Use output compiled handlebars at runtime as attribute and in DOM


#1

In our codebase we use handlebars out of an API so people can change the content of the handlebars. We also use these handlebars to change the text of meta-tags, because the texts are depending on the user of the platform. For example we want to say Robert Jackson's page with his 5 products. The handlebars in the API will return something like {{user.name}}'s page with his {{products.length}} products (simplified for now).

How so solve this type of problem in Ember?

What I created now is a big helper function which worked in Ember.js 3.0.0 but does not anymore in Ember 3.1.3.

import { getOwner, setOwner } from '@ember/application';
import Component from '@ember/component';
import { inject as service } from '@ember/service';
import Helper from '@ember/component/helper';
import Ember from 'ember';
const { HTMLBars: { compile } } = Ember;

// Here we store the keys with the corresponding content-element output
const stored = {};

// In Ember you can only render templates in a real component, so we do that here
export default Helper.extend({
  store: service(),

  createDomElement(key, format, template, properties) {
    // The following logic create a real DOM element
    const owner = getOwner(this);
    const component = Component.create({
      classNames: 'hide',
      layout: compile(template),
      renderer: owner.lookup('renderer:-dom')
    });
    setOwner(component, owner);
    component.setProperties(properties);

    // We wait for the component to render and than grab the innerHTML from it
    component.on('didRender', () => {

      // We add the result in the global `stored` object
      const html = component.element.innerHTML;
      stored[key] = html.replace(/\s\s+/g, ' ');
      component.destroy();

      // Ember helpers don't support Promises, so we recompute the helper which
      // will detect the element in the global `stored` object and returns that one.
      this.recompute();
    });

    // Here we append it to the body
    component.append();
  },

  // The compute function is the function Ember runs automatically
  compute(params, hash) {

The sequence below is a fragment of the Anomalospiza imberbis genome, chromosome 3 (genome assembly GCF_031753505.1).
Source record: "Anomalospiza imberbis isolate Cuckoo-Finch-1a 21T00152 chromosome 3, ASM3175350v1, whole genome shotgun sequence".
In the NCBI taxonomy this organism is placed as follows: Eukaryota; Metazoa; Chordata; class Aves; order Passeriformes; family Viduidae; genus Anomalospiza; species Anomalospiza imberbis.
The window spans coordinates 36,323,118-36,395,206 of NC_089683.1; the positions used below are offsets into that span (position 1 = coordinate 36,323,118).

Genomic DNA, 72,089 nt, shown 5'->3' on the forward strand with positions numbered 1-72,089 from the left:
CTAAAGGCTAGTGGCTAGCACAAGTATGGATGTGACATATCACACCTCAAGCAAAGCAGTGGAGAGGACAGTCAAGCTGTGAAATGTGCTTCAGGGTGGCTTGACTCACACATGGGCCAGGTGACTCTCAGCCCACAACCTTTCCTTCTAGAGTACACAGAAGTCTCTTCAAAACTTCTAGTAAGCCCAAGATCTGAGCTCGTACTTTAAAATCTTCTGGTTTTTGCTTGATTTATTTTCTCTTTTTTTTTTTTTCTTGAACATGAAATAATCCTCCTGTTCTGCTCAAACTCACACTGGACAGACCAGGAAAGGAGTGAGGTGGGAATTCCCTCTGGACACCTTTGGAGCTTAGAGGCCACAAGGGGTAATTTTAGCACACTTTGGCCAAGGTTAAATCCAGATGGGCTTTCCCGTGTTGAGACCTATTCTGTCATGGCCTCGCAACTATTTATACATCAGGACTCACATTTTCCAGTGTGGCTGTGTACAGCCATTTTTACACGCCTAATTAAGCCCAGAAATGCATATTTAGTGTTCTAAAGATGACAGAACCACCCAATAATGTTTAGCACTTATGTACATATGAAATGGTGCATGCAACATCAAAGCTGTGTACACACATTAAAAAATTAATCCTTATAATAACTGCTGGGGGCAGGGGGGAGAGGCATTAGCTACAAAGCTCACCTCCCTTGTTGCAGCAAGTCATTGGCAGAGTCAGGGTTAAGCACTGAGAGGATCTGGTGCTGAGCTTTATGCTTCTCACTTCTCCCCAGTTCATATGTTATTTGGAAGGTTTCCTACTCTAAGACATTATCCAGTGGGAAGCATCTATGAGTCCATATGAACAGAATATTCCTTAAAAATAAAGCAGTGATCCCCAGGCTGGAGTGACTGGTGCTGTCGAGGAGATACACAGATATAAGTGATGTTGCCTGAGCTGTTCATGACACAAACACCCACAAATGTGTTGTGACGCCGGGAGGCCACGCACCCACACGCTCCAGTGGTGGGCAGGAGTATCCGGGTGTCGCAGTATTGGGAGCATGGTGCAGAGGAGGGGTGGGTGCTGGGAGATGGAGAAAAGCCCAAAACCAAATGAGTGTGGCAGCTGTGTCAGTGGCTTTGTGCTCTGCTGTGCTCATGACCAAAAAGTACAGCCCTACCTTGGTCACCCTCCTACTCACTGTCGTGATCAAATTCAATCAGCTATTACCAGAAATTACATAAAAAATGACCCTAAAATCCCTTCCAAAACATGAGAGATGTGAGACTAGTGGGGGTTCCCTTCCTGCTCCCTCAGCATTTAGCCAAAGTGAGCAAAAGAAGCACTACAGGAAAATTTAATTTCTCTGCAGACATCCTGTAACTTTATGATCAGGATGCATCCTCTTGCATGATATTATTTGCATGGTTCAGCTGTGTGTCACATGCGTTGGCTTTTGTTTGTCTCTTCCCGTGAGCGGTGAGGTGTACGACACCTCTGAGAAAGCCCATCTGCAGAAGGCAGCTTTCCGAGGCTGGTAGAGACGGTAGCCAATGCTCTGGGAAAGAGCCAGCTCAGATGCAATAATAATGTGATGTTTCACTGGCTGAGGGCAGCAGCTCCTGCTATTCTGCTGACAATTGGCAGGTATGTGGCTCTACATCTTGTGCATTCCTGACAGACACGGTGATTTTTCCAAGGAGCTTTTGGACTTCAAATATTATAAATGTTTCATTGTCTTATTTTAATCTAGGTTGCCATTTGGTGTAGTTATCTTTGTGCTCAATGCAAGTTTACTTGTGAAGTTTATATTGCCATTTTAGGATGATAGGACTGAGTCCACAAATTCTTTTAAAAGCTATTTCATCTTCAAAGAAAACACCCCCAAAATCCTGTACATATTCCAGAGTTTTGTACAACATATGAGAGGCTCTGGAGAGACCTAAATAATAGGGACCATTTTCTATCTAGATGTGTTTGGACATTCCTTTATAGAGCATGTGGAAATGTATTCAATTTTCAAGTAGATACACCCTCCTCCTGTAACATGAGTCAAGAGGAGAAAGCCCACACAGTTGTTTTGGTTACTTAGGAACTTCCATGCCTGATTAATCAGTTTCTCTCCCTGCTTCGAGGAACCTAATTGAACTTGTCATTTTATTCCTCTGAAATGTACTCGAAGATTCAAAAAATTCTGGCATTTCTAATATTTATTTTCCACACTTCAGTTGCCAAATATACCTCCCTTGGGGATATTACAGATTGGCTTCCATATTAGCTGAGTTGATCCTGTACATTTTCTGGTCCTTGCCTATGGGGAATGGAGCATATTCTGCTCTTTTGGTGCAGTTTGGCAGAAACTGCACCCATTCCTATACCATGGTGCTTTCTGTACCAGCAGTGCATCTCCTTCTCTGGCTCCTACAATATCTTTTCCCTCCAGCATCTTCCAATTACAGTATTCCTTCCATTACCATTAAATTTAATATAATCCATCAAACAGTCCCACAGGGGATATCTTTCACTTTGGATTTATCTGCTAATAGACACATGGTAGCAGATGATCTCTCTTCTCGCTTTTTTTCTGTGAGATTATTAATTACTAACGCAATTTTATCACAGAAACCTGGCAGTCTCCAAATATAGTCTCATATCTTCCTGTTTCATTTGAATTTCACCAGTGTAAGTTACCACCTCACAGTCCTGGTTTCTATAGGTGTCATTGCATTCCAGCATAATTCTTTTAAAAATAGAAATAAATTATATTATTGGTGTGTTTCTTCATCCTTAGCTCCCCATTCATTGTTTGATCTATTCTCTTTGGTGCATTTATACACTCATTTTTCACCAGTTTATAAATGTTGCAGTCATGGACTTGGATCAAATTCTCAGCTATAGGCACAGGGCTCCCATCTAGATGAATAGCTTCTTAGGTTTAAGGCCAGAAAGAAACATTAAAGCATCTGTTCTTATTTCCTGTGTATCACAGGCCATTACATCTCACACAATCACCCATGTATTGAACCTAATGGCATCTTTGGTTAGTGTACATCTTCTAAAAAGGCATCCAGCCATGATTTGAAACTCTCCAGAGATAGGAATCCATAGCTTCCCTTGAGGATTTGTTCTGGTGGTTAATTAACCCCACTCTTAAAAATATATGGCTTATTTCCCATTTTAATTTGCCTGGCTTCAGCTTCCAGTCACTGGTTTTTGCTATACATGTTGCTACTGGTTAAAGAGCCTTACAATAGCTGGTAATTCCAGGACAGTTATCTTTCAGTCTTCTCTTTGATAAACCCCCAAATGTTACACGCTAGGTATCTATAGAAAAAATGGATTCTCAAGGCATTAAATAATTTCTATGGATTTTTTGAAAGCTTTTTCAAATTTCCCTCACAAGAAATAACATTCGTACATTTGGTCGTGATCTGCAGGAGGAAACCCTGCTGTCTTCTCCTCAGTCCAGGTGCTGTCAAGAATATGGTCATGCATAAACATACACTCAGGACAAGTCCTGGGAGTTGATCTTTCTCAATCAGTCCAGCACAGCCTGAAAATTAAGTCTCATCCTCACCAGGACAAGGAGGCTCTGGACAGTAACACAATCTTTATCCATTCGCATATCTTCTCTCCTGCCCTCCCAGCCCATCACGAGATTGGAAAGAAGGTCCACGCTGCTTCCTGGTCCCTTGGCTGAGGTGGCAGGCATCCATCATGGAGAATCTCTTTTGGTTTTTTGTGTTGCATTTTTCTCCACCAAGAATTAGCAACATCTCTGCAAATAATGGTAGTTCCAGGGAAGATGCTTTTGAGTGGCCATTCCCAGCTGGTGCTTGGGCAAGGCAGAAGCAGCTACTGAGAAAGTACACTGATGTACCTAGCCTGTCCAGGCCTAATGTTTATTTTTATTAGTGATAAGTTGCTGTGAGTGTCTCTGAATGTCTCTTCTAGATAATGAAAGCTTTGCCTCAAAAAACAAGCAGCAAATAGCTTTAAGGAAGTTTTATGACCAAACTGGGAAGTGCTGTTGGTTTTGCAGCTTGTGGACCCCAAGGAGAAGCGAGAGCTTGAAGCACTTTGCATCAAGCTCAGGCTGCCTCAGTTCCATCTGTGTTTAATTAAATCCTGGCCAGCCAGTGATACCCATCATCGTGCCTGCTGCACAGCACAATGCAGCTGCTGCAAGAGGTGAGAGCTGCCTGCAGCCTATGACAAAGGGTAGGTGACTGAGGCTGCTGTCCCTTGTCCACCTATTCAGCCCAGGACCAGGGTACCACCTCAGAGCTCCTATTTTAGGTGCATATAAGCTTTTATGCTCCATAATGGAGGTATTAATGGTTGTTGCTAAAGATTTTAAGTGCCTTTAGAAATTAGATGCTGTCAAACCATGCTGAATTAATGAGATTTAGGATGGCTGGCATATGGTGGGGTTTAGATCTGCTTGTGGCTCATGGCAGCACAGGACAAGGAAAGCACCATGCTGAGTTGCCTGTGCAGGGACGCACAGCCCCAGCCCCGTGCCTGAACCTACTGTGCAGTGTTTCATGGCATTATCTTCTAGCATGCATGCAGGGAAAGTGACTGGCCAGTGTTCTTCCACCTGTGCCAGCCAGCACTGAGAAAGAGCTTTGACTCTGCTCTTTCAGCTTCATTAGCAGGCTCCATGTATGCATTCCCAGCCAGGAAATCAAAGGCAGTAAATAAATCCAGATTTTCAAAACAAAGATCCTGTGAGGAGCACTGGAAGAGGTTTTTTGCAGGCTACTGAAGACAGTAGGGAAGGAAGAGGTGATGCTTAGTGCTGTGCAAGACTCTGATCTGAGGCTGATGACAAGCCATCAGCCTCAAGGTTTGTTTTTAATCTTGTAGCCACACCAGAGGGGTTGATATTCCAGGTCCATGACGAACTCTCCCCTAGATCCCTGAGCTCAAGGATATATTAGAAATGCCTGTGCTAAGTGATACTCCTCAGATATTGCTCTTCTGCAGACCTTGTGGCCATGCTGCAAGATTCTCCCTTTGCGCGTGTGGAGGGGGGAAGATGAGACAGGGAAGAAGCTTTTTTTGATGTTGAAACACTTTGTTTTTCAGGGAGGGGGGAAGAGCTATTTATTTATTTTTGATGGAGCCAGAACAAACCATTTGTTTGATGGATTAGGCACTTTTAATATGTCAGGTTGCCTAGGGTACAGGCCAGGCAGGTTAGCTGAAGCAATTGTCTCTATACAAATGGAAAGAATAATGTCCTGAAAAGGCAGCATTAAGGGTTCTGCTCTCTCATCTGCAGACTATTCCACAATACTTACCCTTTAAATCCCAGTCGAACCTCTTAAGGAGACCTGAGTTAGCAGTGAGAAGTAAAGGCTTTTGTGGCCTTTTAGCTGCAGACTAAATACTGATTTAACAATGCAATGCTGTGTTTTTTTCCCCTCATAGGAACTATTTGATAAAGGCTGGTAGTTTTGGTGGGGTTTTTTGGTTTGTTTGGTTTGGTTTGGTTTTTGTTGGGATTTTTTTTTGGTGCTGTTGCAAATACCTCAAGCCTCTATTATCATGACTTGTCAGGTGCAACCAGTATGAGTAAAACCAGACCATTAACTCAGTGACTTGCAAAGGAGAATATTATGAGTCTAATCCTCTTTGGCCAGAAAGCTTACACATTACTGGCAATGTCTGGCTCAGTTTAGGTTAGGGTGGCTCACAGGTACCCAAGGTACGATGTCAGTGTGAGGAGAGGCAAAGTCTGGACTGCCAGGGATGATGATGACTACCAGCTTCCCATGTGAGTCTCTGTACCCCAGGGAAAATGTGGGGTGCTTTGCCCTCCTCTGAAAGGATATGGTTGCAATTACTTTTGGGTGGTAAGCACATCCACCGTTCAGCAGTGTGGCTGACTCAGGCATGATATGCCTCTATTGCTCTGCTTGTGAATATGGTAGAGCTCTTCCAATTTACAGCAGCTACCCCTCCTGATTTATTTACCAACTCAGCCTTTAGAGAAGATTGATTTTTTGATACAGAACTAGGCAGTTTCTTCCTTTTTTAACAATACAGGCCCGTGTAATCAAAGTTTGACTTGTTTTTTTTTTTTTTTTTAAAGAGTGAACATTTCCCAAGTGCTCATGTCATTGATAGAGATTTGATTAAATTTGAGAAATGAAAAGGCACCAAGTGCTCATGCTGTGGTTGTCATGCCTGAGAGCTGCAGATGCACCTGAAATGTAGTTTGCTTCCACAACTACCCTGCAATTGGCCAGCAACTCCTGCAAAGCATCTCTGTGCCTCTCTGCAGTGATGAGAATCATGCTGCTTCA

const key = hash.key;
    const format = hash.format;
    const offer = hash.offer;

    if (!offer) return;

    // We check if the key is already stored
    const storedKey = stored[key];
    if (storedKey) {
      stored[key] = null
      return storedKey;
    }

    // Here we get our template (content-element) with a certain key
    const template = this.store.peekAll('content-element').filterBy('key', key).get('firstObject.value');
    if (!template) return;

    this.createDomElement(key, format, template, {
      offer,
      product: offer.get('product'),
      project: offer.get('project')
    });
  }
});

We want to use this as a attribute of a link:

<a class="button" href={{social-url format=facebookUrl key='share_message.facebook' offer=offer}} {{action 'sendEvent' preventDefault=false}}>{{t 'share_facebook.open'}}</a>

And we want to use this in the body of our page:

{{{social-url
        key='meta.title'
        project=offer.product.project
        product=offer.product
        offer=offer}}}

And in our meta tags:

<meta name="twitter:description" content={{social-url
  key='meta.description'
  project=model.project
  product=model.offer.product
  offer=model.offer}}>

There error I get when running our current code in Ember.js 3.1.3:

Uncaught TypeError: Cannot read property 'fullName' of undefined
    at new RootComponentDefinition (vendor.js:44666)
    at InteractiveRenderer.appendTo (vendor.js:44883)
    at Class.exports.default._emberMetal.Mixin.create._Mixin$create.appendTo (vendor.js:70569)
    at Class.exports.default._emberMetal.Mixin.create._Mixin$create.append (vendor.js:70573)
    at Class.createDomElement (frontend.js:3976)
    at Class.compute (frontend.js:4023)
    at ClassBasedHelperReference.compute (vendor.js:40727)
    at ClassBasedHelperReference.value (vendor.js:40382)
    at Object.evaluate (vendor.js:29592)
    at AppendOpcodes.evaluate (vendor.js:28822)
    
RootComponentDefinition @ vendor.js:44666
appendTo @ vendor.js:44883
exports.default._emberMetal.Mixin.create._Mixin$create.appendTo @ vendor.js:70569
exports.default._emberMetal.Mixin.create._Mixin$create.append @ vendor.js:70573
createDomElement @ frontend.js:3976
compute @ frontend.js:4023
compute @ vendor.js:40727
value @ vendor.js:40382
(anonymous) @ vendor.js:29592
...

#2

HTMLBars (the syntax used by Glimmer, Ember’s rendering engine) is designed to be a compile time only templating system. There is much magic that goes into creating these compiled JS functions much of which is part of the build pipeline provided for by ember-cli. There is not much use for attempting to compile templates in a running client because the templating is highly specific to the compiled output designed for Glimmer. Although there may be unsupported hacks or ways to attempt to leverage server-side rendering (fastboot) none of these idea would be practical for a production application.